The Deputy Prime Minister: Indeed. It is very much the Government's aim to improve apprenticeships in all areas, particularly the building and construction industry. We are working with the Department of Trade and Industry and the Department for Work and Pensions on these matters. My hon. Friend is absolutely right. We have insufficient skills in this country, and in the construction industry we are short of every kind of skill. Admittedly, that is because we have created a great increase in economic activity, but a lot more still needs to be done and we are certainly doing what we can.

Sammy Wilson (East Antrim) (DUP): In the light of claims of an over-emphasis on the destruction of Victorian houses as part of inner-city regeneration, will the Deputy Prime Minister comment on that and give hon. Members an assurance that there has been and will continue to be consultation to ensure that refurbishment
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and regeneration schemes have the correct balance between demolition and refurbishment so that local people are not disadvantaged and communities are not destroyed?

The Deputy Prime Minister: The hon. Gentleman is right and that is exactly what we do in consultation. However, I advise him not to believe everything in The   Daily Telegraph or even everything that Front-Bench spokesmen put out about the destruction of houses. More houses are being developed, refurbished and built than are being demolished. More than 500,000 houses are involved in pathfinders. Frankly, we believe that we are right: some houses have to be knocked down but we are building and refurbishing more than we are demolishing.

Mr. David Clelland (Tyne Bridge) (Lab): How important are social mobility and public transport to inner-city regeneration? How can they help inner-city regeneration on Tyneside when the passenger transport authority has to fund a £5 million deficit to finance the Government's free bus fare system from April?

The Deputy Prime Minister: I understand my hon. Friend's point. However, he knows that our commitment of £350 million for free pensioner passes means that all transport authorities receive considerably more. I understand that the matter is critical in the north-east, where the transfer from rail to bus may create anomalies, but nobody knows for sure and discussions continue. However, pensioners in this country have a free pass service, which they did not have previously.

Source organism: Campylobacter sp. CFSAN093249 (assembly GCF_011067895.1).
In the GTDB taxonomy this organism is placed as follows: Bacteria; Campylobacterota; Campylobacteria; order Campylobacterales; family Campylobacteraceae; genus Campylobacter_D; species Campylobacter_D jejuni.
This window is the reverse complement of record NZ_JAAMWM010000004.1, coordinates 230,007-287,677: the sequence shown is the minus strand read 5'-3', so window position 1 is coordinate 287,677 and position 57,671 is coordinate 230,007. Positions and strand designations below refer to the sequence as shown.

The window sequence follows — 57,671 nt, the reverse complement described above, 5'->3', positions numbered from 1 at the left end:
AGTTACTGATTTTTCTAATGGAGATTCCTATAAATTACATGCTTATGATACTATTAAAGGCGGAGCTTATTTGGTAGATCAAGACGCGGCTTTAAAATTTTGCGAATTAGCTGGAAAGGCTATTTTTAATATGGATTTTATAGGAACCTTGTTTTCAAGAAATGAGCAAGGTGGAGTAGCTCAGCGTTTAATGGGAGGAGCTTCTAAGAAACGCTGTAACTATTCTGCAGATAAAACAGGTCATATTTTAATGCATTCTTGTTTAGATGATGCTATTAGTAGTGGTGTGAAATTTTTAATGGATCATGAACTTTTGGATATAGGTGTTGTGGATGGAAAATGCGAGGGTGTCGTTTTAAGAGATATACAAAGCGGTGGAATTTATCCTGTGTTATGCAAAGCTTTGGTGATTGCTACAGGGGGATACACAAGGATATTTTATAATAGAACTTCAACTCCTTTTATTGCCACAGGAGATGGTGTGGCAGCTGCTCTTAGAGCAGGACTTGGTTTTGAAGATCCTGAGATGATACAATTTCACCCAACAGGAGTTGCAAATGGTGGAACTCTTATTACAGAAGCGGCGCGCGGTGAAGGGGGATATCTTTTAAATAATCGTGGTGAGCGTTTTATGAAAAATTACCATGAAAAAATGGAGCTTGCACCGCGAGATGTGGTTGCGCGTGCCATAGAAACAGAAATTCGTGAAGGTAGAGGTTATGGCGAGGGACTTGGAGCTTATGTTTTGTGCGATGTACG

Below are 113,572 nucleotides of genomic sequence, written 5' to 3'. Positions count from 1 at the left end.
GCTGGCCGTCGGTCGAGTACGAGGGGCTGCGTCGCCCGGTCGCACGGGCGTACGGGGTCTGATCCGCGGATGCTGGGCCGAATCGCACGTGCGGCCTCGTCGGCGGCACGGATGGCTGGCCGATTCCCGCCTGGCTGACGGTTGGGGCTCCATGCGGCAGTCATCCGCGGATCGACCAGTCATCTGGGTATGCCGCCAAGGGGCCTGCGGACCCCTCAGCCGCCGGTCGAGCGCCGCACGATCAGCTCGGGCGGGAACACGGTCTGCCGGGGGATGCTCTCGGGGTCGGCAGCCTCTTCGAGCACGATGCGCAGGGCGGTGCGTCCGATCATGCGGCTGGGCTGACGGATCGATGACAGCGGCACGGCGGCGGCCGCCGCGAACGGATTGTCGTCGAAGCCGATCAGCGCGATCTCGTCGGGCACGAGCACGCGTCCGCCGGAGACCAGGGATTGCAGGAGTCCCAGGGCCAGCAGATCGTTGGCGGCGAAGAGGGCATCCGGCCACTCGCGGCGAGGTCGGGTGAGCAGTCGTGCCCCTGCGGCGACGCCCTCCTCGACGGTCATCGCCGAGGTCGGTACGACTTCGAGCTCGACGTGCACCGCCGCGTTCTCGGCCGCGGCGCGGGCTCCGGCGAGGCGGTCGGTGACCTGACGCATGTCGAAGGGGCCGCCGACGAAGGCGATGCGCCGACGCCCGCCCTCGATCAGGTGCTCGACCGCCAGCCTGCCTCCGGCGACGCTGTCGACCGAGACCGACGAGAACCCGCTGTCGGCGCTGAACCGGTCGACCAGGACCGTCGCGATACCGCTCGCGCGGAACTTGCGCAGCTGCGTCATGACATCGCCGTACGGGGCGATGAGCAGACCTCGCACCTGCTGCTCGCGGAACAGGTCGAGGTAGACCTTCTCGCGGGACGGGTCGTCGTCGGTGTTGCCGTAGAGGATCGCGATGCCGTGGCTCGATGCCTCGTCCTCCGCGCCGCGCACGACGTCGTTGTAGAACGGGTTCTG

Sarah Teather (Brent, East) (LD): Lord Rogers's urban taskforce identified one policy change in particular as essential to the revival of our towns and cities. When will the Deputy Prime Minister implement the recommendation to harmonise VAT across new-build housing and repair?

The Deputy Prime Minister: That was one of the recommendations of the first urban taskforce that was appointed under Lord Rogers. Approximately 99 out of 100 recommendations were implemented. That is a good record. I note that Lord Rogers has prepared a second report, which repeats the point that the hon. Lady raised. It is a taxation matter and she can be assured that we discuss such issues constantly with the Treasury. Such a policy—and, indeed, the planning gain—requires extra revenue. There are some uncertainties and unfairnesses in the application of tax. The hon. Lady has properly identified one and we are continuing the discussions.

Kitty Ussher (Burnley) (Lab): Does my right hon. Friend agree that not only cities experience inner-city problems of drugs, poor housing and deprivation? Will he therefore commit to providing sustained investment in Burnley, especially in poor housing, beyond the next spending round?

The Deputy Prime Minister: My hon. Friend is right. I visited Burnley a year or so ago, after the terrible riots there. Clearly, poor housing was an important problem.
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We have developed the pathfinder programme and I assure her that it will be successful and continue into the next round of public expenditure commitments.

Mrs. Caroline Spelman (Meriden) (Con): Last July, a tornado ripped through some of the most deprived wards in Birmingham, exposing the dire need for regeneration. In November, the Deputy Prime Minister told the council that he would respond in due course. The Office of the Deputy Prime Minister made the same statement only last week. Surely a whirlwind is needed in the Department if it takes so long to respond to a natural disaster, which has left families roofless, homeless and devastated.

The Deputy Prime Minister: The hon. Lady may know that difficulties of interpretation sometimes arise in discussions about compensation through the Bellwin scheme and that they are often not settled. We will continue with the negotiations. My hon. Friend the Minister for Local Government has visited two or three times.

In Cornwall, where floods occurred, and in Carlisle, which I visited last week—[Interruption.] Well, the Department is involved in the regeneration and renaissance of all cities, whether Birmingham, Carlisle or Manchester. We shall give proper attention to the policies that are necessary to solve the problems. The discussions are ongoing.